#9 – Retention by location / geography: figure out the geographical granularity level that composes your product. Ie, with Uber, it’s cities. Having more drivers in city A does not affect positively users in city B. After understanding the unit that defines your markets (city, state, country, …) you can start measuring and comparing retention in older markets versus newer ones.
#10 – Power user curves: power user cohorts can provide a more nuanced understanding of engagement. The power curves are provided by L30 & L7 histograms for last 30 and last 7 days of use. These show how many of your active users are power users and how they are evolving over time. Power user curves give you more insight regarding the levels of engagement of different cohorts than MAU & DAU.
#11 – Match rate: in a two-sided marketplace, your goal is to match supply with demand, ie, the provider of the service with the acquirer. Therefore, monitoring the number of pairings being made in your marketplace is a good NE metric. For instance, for a jobs platform, it’s not enough to monitor when a new job is posted, you need to monitor when that opening is filled by an applicant via your platform. Alternatively, you can also monitor “zeros”, ie, the non-matches. In this example it would be the number of jobs that are not filled via the platform. At the end of the day, a zero is when you were unable to serve the demand generated. Identifying the cause(s) for being unable to fulfil demand is critical to redesign your product in order to close those roadblocks.
#12 – Market depth: this is an imported concept from financial markets. For heterogenous marketplaces, where each supplier is different, market depth measures the quantity of offering at a specific range, ie, how easy it is to find a match. In AirBnB, how many available houses there are at a specific price point? The user experience is obviously better with more offer to choose from, and the market has more depth. For homogenous markets, where suppliers are equal, market depth impacts ease of use. With Uber, more drivers equal less waiting time.
Bear in mind that one of the primary goals of a marketplace is to reduce the search costs, which means making the match easier. If it’s hard or too costly to match, then we will see negative network effects, due to either search fatigue or paradox of choice.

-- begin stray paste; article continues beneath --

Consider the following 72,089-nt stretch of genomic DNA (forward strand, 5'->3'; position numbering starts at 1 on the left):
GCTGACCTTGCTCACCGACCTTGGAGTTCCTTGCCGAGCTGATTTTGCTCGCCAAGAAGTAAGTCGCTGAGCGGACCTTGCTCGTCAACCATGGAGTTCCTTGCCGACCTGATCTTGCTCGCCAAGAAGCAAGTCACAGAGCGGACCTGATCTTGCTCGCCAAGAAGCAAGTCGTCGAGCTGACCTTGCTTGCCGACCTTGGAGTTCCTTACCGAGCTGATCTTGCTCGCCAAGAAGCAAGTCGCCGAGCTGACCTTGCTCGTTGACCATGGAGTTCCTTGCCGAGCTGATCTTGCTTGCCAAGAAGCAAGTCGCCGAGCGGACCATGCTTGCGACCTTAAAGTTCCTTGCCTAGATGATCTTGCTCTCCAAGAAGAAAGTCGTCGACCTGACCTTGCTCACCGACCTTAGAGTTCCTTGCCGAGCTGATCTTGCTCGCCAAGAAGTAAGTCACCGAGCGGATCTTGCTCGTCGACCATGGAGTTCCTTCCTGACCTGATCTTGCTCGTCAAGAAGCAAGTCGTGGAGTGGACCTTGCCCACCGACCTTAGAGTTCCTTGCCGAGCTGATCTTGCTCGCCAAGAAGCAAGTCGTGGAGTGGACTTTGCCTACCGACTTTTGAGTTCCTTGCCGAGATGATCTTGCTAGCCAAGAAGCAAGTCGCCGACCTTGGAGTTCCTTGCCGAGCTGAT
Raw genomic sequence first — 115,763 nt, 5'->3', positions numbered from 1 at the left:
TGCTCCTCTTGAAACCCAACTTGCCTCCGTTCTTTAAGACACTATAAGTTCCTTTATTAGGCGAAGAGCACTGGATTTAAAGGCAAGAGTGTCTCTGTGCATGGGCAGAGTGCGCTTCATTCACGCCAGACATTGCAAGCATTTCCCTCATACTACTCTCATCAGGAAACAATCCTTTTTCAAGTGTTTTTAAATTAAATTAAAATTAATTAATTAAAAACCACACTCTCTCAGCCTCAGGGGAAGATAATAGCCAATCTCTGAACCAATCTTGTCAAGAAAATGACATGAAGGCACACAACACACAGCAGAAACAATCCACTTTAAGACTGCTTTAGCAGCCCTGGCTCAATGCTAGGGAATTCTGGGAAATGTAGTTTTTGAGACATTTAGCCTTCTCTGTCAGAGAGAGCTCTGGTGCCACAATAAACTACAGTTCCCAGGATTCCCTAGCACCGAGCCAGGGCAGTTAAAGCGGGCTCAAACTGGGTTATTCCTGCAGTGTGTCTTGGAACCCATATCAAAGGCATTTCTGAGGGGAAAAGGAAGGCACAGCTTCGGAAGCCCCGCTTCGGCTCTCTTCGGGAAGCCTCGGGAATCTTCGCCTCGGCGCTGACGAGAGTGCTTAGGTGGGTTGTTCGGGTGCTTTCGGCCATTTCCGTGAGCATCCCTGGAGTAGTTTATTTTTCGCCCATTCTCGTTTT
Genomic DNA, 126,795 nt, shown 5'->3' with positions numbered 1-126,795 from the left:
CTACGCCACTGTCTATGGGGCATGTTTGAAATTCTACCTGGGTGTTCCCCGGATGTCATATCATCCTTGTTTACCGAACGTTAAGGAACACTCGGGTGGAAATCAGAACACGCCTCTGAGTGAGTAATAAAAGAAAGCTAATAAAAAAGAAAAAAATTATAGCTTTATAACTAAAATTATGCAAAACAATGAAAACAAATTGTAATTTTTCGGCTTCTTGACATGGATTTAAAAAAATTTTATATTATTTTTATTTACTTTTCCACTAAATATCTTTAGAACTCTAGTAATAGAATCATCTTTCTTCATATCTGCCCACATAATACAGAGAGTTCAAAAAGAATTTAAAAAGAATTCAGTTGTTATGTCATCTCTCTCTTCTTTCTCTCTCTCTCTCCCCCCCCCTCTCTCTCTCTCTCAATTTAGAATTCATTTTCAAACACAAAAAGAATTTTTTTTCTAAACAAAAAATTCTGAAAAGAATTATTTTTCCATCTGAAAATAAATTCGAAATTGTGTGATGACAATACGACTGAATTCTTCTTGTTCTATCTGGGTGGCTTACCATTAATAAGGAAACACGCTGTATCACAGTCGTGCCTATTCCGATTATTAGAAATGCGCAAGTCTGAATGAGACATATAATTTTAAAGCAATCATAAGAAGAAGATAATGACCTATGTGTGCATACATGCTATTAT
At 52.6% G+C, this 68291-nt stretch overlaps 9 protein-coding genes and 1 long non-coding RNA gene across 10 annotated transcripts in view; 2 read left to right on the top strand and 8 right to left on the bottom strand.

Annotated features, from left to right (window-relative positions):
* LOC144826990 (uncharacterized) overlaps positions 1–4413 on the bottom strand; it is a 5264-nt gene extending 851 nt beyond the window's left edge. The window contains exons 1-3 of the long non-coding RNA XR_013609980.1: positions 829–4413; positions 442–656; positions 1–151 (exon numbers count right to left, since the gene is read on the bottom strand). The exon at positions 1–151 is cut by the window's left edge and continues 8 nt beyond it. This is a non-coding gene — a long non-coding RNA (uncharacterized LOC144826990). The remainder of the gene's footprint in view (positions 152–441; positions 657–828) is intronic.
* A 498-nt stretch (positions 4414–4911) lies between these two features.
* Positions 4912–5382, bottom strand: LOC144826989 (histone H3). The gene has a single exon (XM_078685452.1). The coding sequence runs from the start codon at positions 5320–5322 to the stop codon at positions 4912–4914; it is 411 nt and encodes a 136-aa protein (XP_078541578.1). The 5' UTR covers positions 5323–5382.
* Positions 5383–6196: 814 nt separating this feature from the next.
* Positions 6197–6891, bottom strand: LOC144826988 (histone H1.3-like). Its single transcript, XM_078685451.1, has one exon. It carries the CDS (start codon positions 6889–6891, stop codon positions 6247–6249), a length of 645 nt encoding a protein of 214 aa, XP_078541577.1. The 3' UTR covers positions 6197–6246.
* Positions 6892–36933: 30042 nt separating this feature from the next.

One final note on homogeneous versus heterogeneous marketplaces: for the former there’s a plateau that is achieved with a certain number of providers available, given that there’s no differentiation amongst them. Ie, it’s the same for me to have 5 available Uber drivers nearby or having 30. However, if I’m searching freelance designers having more options is better because it increases the probability of finding one that perfectly matches my needs.
#13 – Time to find a match: how long does it take for a homeowner to receive a booking for his AirBnB property, or an employee to start receiving applicants?
#14 – Concentration or fragmentation of supply and demand: a more fragmented market (on both sides) is healthier, because there’s less control of a party (or group of). A fragmented platform is also more valuable because you can serve customers and providers that are harder to reach. Which also can be a moat, since it’s easier to switch homogenous groups. A good way to monitor concentration is by measuring the % GMV of top sellers / buyers.
Economics related metrics
#15 – Pricing power: the ability you have to charge and/or raise prices while your customers still get good value from your product and don’t churn.
#16 – Unit economics: with greater network effects comes an improvement on the general unit economics. While this is a lagging indicator, and not 100% correlated to the network effect, it’s still a good indicator. Again, the analysis must be done at the geographical level of the market, ie, if it’s a city market you need to analyse the unit economics for each city alone.